Predicting soil properties in the tropics

B. Minasny, A.E. Hartemink

Research output: Contribution to journalArticleAcademicpeer-review

117 Citations (Scopus)

Abstract

It is practically impossible to measure soil properties continuously at each location across the globe. Therefore, it is necessary to have robust systems that can predict soil properties at a given location. That is needed in many tropical countries where the dearth of soil property measurements is large. This paper reviews the use of pedotransfer functions (PTF) for predicting properties of soils in the tropics. First, the guiding principles of prediction and the type of predictors are discussed, including laboratory data, field description and soil morphology, electromagnetic spectrum, proximal and remote sensed data. In the subsequent section, PTFs are discussed for soil physical and chemical properties followed by infrared spectroscopy, proximal sensing and remote sensing. An analysis of ISRIC (mainly tropical) and USDA (mainly temperate) soil databases showed that soils in the tropics have higher clay content, lower cation exchange capacity, higher bulk density, lower water content at - 10 kPa and - 1500 kPa than soils in the temperate regions. Various methods developed in temperate regions can be applied for the soils in the tropical regions although calibration and careful selection of predictors remains necessary. It is concluded that PTFs are an important tool to overcome the dearth of soil data in many tropical countries.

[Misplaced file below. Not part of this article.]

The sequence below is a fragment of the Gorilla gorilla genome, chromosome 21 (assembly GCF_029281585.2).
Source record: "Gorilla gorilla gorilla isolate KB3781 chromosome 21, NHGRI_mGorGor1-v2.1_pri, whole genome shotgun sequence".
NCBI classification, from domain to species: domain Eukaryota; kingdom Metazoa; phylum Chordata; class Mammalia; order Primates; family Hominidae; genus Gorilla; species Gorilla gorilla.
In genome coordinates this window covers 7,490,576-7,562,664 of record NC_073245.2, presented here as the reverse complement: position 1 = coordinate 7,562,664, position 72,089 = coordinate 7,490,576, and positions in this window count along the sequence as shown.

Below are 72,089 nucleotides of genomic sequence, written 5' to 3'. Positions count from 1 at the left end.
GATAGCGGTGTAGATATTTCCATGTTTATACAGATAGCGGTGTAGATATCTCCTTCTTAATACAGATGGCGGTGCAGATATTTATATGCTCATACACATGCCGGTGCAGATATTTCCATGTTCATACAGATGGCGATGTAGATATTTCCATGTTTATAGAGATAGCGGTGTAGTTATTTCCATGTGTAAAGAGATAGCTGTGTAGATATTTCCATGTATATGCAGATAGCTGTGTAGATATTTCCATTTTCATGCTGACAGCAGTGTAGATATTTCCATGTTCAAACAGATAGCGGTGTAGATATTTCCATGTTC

Original languageEnglish
Pages (from-to)52-62
JournalEarth-Science Reviews
Volume106
Issue number1-2
DOIs
Publication statusPublished - 2011

Keywords

  • saturated hydraulic conductivity
  • pedotransfer functions
  • water-retention
  • bulk-density
  • reflectance spectroscopy
  • infrared-spectroscopy
  • phosphate sorption
  • brazilian soils
  • organic-matter
  • data set

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